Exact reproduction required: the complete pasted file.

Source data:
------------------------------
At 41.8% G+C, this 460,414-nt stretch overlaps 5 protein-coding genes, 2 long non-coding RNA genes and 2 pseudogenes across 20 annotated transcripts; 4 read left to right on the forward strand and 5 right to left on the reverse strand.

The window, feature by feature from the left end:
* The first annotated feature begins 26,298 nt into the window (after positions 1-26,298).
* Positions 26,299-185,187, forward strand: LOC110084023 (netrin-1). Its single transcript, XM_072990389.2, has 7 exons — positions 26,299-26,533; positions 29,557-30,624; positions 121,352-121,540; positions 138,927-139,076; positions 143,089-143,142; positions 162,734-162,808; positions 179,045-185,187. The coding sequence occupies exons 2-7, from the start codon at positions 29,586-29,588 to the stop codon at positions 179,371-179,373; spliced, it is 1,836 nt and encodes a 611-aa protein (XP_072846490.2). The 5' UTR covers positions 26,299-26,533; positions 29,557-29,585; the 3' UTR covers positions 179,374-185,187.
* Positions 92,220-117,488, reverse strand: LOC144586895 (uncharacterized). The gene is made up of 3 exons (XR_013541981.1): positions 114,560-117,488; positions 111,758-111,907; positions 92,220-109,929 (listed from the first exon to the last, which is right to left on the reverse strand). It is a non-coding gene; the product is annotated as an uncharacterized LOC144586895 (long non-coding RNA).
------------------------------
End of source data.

At 41.8% G+C, this 460,414-nt stretch overlaps 5 protein-coding genes, 2 long non-coding RNA genes and 2 pseudogenes across 20 annotated transcripts; 4 read left to right on the forward strand and 5 right to left on the reverse strand.

The window, feature by feature from the left end:
* The first annotated feature begins 26,298 nt into the window (after positions 1-26,298).
* Positions 26,299-185,187, forward strand: LOC110084023 (netrin-1). Its single transcript, XM_072990389.2, has 7 exons — positions 26,299-26,533; positions 29,557-30,624; positions 121,352-121,540; positions 138,927-139,076; positions 143,089-143,142; positions 162,734-162,808; positions 179,045-185,187. The coding sequence occupies exons 2-7, from the start codon at positions 29,586-29,588 to the stop codon at positions 179,371-179,373; spliced, it is 1,836 nt and encodes a 611-aa protein (XP_072846490.2). The 5' UTR covers positions 26,299-26,533; positions 29,557-29,585; the 3' UTR covers positions 179,374-185,187.
* Positions 92,220-117,488, reverse strand: LOC144586895 (uncharacterized). The gene is made up of 3 exons (XR_013541981.1): positions 114,560-117,488; positions 111,758-111,907; positions 92,220-109,929 (listed from the first exon to the last, which is right to left on the reverse strand). It is a non-coding gene; the product is annotated as an uncharacterized LOC144586895 (long non-coding RNA).